Phytase may also be added to help digest wheat and other grains, allowing important minerals such as calcium to be absorbed more efficiently by the body. Because the digestive tract is a complex environment that varies in levels of acidity and alkalinity, the most versatile enzymatic supplements are made from plant enzymes, which are effective over a broad range of pH levels in the intestinal tract.

Perhaps most importantly, plant-based enzymes continue to be fully functional when exposed to the hydrochloric acid of the stomach on their way to the intestines. The stronger, the better!

Probiotics: A Lifelong Partnership with Your Health

Filed in Digestive Health, Probiotics & Gut Flora | Posted by Brenda Watson on 11/03/2008

It’s no wonder probiotics make up one of the fastest-growing categories in the natural health industry today. Though microscopic in size, these valuable bacteria provide a veritable grocery list of health benefits for the whole body—from birth to adulthood and well into our senior years. So when physicians and other professionals from The American College of Nutrition met recently for their annual meeting, it stands to reason that the topic was none other than those nifty little microflorae whose name literally means “for life”.

The symposium focused specifically on the benefits of probiotics in children and seniors, illustrating how certain strains can help boost immunity during those periods of life when immune function may be weakened. Doctors also discussed the mounting evidence that consuming probiotics on a regular basis can promote healthy digestive function and help prevent conditions such as Inflammatory Bowel Disease (IBD).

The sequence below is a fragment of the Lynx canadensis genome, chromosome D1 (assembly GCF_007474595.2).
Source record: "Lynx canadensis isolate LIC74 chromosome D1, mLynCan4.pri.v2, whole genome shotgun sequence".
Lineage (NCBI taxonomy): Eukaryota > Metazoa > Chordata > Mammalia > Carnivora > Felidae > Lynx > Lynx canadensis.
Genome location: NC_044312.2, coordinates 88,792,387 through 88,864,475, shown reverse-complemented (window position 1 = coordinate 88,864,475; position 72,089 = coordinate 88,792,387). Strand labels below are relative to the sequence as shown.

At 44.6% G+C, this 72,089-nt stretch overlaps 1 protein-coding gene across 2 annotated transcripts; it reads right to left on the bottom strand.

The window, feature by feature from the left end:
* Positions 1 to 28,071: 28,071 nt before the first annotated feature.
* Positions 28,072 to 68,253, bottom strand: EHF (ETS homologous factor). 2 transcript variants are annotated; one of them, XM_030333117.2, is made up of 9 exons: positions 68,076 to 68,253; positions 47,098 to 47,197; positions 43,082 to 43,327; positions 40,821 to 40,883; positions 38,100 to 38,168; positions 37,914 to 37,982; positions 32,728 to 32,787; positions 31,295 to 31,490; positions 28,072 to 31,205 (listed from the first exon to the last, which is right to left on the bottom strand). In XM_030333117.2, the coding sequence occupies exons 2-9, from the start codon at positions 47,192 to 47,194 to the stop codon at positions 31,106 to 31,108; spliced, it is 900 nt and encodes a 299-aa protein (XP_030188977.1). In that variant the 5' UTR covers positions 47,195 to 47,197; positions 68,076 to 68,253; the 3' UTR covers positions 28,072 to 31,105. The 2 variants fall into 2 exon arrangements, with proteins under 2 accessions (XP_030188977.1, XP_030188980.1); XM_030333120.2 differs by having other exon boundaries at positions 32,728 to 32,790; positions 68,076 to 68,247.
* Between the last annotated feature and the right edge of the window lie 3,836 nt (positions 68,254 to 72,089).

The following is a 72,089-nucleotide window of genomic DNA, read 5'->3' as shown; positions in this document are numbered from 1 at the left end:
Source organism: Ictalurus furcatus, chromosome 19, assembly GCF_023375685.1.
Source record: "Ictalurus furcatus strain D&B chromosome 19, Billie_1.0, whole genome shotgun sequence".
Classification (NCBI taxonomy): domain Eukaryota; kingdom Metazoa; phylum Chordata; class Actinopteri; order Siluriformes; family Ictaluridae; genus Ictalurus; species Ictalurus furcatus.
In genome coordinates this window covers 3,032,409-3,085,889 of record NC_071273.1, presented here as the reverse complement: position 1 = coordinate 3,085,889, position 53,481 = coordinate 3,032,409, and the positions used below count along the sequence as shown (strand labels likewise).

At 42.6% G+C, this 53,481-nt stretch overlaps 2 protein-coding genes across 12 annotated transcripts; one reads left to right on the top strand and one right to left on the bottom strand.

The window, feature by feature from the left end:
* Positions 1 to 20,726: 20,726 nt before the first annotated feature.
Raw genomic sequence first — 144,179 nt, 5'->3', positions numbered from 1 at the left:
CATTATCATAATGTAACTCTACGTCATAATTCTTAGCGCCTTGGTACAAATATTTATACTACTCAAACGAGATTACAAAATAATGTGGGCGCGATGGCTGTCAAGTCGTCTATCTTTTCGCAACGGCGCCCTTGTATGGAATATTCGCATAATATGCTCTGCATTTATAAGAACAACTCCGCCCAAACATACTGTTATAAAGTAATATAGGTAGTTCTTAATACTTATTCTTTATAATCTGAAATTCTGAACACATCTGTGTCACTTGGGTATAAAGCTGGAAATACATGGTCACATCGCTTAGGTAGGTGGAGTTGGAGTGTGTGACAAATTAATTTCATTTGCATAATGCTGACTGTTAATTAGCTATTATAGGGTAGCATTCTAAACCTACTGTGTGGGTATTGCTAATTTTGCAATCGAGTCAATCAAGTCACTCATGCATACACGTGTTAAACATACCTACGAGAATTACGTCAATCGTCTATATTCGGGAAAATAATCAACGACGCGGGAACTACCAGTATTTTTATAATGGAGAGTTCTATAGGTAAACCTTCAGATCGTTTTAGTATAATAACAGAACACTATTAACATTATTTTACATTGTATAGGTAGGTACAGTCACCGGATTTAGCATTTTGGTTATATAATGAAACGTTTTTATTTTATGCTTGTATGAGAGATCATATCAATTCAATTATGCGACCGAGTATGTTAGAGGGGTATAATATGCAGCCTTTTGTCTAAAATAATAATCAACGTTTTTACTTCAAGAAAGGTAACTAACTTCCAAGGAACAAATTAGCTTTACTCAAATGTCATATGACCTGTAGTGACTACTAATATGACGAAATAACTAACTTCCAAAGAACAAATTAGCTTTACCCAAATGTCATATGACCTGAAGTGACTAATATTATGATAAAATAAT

Bacteria to Grow On

Nearly 75 percent of our immune defenses are located in the digestive tract, so maintaining a favorable bacterial balance in the intestines (ideally 80% good or neutral bacteria to 20% harmful bacteria) is crucial to achieving and maintaining optimum health.

Harvard Medical School Professor of Nutrition and Pediatrics Dr. Allan Walker pointed out that this was particularly important for children, who—although first exposed to beneficial bacteria in the birth canal—do not develop a complete supply until they reach approximately two years of age.

One study, said probiotic specialist Dr. Mary Ellen Sanders, showed that regular supplementation with probiotic bacteria “decreased incidence of common infectious diseases among kids in day care”. This will no doubt come as welcome news to parents with school-age children, whose little ones are routinely exposed to the latest round of colds, flu and other ailments throughout the year. Sanders also stressed that different strains of bacteria perform different functions in the intestinal tract, which supports research that advocates using a multi-strain supplement for maximum benefit.

Because of their unique ability to crowd out harmful pathogens in the intestines, probiotics also assist with healthy digestion and bowel elimination. In fact, research shows that daily probiotic use helps relieve occasional diarrhea and constipation. One strain in particular, called Streptococcus thermophilus, has been clinically proven to help alleviate the symptoms of lactose intolerance and promote overall gastrointestinal health in infants and children.